He said that the arrival of Bear himself - he turned up early on that fourth morning, took charge of a couple of exercises (including the incineration of our dear rodent), before departing in the afternoon - had been a highlight. But as there is no guarantee he will make an appearance at every academy, I wonder whether £2999 is a fair price to charge. Luke agreed that the cost would be prohibitive to some, but said he believed the same experience couldn't be found anywhere else.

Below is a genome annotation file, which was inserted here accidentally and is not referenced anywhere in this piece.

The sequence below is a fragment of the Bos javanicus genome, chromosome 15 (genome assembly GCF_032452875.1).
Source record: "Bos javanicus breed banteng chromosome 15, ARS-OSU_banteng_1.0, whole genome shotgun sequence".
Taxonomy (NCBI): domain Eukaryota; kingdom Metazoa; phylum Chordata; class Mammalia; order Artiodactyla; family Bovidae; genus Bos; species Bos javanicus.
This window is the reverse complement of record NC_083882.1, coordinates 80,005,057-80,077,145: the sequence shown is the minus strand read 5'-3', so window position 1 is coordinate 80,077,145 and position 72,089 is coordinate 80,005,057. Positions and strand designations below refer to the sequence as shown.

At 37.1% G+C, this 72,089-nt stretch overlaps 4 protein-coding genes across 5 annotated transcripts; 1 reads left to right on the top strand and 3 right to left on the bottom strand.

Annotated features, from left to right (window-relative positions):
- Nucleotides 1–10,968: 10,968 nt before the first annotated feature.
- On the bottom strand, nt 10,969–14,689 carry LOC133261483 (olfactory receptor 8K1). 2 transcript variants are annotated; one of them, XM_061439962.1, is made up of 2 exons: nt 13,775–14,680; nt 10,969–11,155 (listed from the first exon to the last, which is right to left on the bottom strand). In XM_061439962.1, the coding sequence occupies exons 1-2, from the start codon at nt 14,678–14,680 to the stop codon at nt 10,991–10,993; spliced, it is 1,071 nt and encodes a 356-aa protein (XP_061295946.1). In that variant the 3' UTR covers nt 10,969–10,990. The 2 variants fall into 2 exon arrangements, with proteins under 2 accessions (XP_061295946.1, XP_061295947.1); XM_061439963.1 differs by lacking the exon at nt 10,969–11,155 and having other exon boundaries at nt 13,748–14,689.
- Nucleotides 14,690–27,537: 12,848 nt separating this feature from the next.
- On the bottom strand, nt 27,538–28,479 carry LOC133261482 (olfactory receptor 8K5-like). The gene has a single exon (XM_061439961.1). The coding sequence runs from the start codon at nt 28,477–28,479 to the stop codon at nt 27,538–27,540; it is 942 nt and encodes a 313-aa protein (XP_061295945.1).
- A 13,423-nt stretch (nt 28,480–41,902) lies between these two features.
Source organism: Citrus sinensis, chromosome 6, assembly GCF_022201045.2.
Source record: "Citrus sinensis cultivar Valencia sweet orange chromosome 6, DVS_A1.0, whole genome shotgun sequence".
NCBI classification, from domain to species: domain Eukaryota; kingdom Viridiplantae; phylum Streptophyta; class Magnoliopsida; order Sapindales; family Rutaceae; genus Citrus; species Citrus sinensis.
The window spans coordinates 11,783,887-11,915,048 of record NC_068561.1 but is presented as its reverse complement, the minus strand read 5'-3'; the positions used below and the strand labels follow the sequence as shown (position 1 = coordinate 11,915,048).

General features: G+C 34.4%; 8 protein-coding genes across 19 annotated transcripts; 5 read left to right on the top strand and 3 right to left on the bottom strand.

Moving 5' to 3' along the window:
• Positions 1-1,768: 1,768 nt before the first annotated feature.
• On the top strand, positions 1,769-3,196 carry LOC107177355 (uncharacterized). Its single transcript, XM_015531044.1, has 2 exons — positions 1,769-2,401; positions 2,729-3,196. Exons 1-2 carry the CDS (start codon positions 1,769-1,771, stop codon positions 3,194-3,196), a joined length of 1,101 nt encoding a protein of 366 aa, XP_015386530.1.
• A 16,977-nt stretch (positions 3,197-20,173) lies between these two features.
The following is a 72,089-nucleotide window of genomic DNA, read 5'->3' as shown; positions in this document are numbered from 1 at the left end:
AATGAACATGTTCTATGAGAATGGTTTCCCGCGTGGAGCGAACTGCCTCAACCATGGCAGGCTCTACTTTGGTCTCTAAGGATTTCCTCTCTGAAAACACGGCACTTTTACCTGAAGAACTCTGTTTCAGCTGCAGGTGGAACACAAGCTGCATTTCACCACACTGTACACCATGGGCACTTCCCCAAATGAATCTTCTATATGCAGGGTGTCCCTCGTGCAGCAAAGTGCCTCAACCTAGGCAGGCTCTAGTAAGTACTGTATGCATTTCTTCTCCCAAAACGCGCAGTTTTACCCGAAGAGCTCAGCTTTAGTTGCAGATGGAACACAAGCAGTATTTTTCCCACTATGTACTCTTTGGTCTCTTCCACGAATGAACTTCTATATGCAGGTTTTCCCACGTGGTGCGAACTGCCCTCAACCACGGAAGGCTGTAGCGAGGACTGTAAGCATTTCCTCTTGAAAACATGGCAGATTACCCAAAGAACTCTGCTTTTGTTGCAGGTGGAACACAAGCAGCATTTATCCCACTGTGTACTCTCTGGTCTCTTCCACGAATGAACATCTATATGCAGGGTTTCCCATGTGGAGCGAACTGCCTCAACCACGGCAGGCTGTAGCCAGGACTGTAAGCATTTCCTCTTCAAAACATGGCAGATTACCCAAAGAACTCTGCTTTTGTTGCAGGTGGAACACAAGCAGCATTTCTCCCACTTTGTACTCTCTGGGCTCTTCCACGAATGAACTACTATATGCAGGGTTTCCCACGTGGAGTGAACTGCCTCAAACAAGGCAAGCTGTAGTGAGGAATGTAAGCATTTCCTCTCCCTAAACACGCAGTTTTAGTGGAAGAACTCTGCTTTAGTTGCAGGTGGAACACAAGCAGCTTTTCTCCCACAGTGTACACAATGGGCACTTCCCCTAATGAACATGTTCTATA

One element that he - and I - were not keen to repeat was that post-apocalyptic meal. We've been asked since what rat tastes like. Dreadful - and nothing like chicken. The maggots were fine - earthy. Just make sure you kill them with the first bite, or they'll wriggle on the way down.

The Bear Grylls Survival Academy will be running three and six-day courses in Scotland from March 2013. The next course will run from May 15 to 18. Prices from £1399 ($A2114) to £2999 ($A4533), including food and accommodation. See beargryllssurvivalacademy.com or call +44 1483 424 438.

- telegraph.co.uk